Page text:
Report on a new race series that began in April 2013.
This championship began last year. I believe it was the organizer, Martin Lonien’s first attempt to hold a Condor race series. Last year the entire series was flown off-line by the competitors. This was really nice because you could compete any time that was convenient and it was very relaxed.
This year the series is back and it seems that Martin really did his homework and did an excellent job preparing for a much improved series. He prepared a nice competition document, nicely organized with all required information. The competition began in May with a series of four training races. I only managed to compete in one of these but was glad I was able to do at least one. At first I didn’t understand the requirement to sign up for a time slot to compete. I happened to register on Thursday, which was one of the two weekly race days. There are four time slots to choose from and you pick a time slot from the registration page at the time that you sign up or any time thereafter, except on race days when these choices don’t show up at all.
Registration page with option to pick a time slot
Since the top part of this page containing the time slot choice radio buttons didn’t appear the day I signed up, or on the next page, it took a post to the Condor forum to learn the proper procedure.
The first official race was held last Thursday and Friday. I attempted to race but when I clicked on the join button I was rejected by the host because it claimed that my scenery had been altered. The scenery in question was Greece 2.1. After the competition Martin sent out an email to competitors that the server was mistakenly running Greece 2.0. As a result, only two people who hadn’t upgraded from 2.0 managed to compete. I believe he is throwing out the results for this race.
The second race was run yesterday and today and my time slot was the last one today at 5pm UTC or 1pm EDT, my time.
A very kind and generous friend of my brother’s gave me his 7” Dell Streak with a badly cracked screen to run XCSoar on. After trying it a short while, I spotted a Samsung Galaxy Tab 2 7.0 at Costco for only $170 so I bought the Tab and returned the Dell. I am very happy with this arrangement and it is fun learning Android which I had never used before. The galaxy connects to Condor through a wireless virtual serial port called com0com. I can connect to my PC with the tab, either wirelessly or through the supplied USB charging cable making it quite easy to create waypoint files on my pc and transfer them to the tab.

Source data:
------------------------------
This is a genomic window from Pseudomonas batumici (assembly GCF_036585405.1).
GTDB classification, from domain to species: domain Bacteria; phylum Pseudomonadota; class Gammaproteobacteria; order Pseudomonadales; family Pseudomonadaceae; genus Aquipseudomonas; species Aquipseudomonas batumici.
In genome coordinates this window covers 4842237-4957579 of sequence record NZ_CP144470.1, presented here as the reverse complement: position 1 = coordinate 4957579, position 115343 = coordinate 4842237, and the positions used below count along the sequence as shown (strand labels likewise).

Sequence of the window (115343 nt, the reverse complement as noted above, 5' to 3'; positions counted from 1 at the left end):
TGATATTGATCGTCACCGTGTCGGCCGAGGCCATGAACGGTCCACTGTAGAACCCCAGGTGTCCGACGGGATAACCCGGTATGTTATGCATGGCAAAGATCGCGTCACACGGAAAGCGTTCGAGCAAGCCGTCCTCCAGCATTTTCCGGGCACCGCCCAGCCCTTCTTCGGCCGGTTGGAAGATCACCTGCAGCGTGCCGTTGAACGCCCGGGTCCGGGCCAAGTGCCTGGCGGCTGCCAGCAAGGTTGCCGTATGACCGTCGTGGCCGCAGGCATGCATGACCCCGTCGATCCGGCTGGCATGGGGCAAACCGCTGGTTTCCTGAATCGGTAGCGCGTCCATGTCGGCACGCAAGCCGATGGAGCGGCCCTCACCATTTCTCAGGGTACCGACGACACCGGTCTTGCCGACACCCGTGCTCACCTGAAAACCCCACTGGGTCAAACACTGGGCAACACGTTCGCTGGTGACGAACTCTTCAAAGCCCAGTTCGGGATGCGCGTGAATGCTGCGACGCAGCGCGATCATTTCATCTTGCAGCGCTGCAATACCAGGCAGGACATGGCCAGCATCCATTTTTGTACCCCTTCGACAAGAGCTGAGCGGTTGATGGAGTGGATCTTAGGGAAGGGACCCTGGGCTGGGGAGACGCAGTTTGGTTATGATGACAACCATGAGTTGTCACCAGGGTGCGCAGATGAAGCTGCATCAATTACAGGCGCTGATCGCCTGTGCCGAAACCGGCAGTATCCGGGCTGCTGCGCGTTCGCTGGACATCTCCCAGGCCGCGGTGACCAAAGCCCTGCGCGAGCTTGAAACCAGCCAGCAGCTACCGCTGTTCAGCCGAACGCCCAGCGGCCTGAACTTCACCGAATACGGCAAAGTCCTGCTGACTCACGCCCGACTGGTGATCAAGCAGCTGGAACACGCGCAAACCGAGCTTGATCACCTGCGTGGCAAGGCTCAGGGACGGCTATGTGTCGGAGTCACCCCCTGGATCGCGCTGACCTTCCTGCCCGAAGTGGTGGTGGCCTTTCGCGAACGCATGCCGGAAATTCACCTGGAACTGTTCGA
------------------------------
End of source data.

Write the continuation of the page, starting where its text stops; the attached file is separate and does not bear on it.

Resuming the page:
The race “committee sends out an abridged task briefing two hours before race join time. The briefing doesn’t specify waypoints so, unless you can guess what Condor waypoints are being used from the map supplied in the briefing, you have to wait until the detailed briefing is published on the Condor Club site fifteen minutes before joint time. This inevitably leads to a mad scramble to enter the new waypoints into a waypoint file, transfer them to your flight computer (my Samsung Galaxy Tab 2) and create the task on the Tab with the help of the waypoint file created on the pc.
I was able to prepare early today because the turn points on the map were pretty unambiguous so I created the task in Condor, joined the task briefly, exited and saved an IGC. I was still concerned that a non-standard Condor waypoint had been used but when the detailed briefing was finally published, the waypoints I had used, checked out.
At 1pm I jumped right into the race as soon as possible so that I would have a little time to solve problems if I was rejected by the server, as I had been last week. This week’s race used the New Zealand .8 scenery, but I had applied two texture enhancements and I hoped that these upgrades wouldn’t cause the server to reject me again.
Fortunately I had no problem this time. The only small mistake I made was that I was in such a hurry to join that I forgot to check all the details of the task. I already knew wind direction and speed 112 degrees at 31 Kph, knew the thermals would be strong with normal activity but it would have been nice to know the width as well as a few other details lacking in the briefing.
Here’s a shot northeast of the start on the way to TP1. In the distance you can see the lake and the point of land which has been the turnpoint for several Condor races that started from Glentanner airport, near Mount Cook. Wichada and I stayed there when we visited New Zealand about eight years ago.
I didn’t race badly but I feel that I didn’t take advantage of some potentially pretty strong thermals. I feel like I passed by some strong ridge lift early on and ended up making the best of weaker ridge lift later on. Perhaps I could have capitalized on some strong thermals too.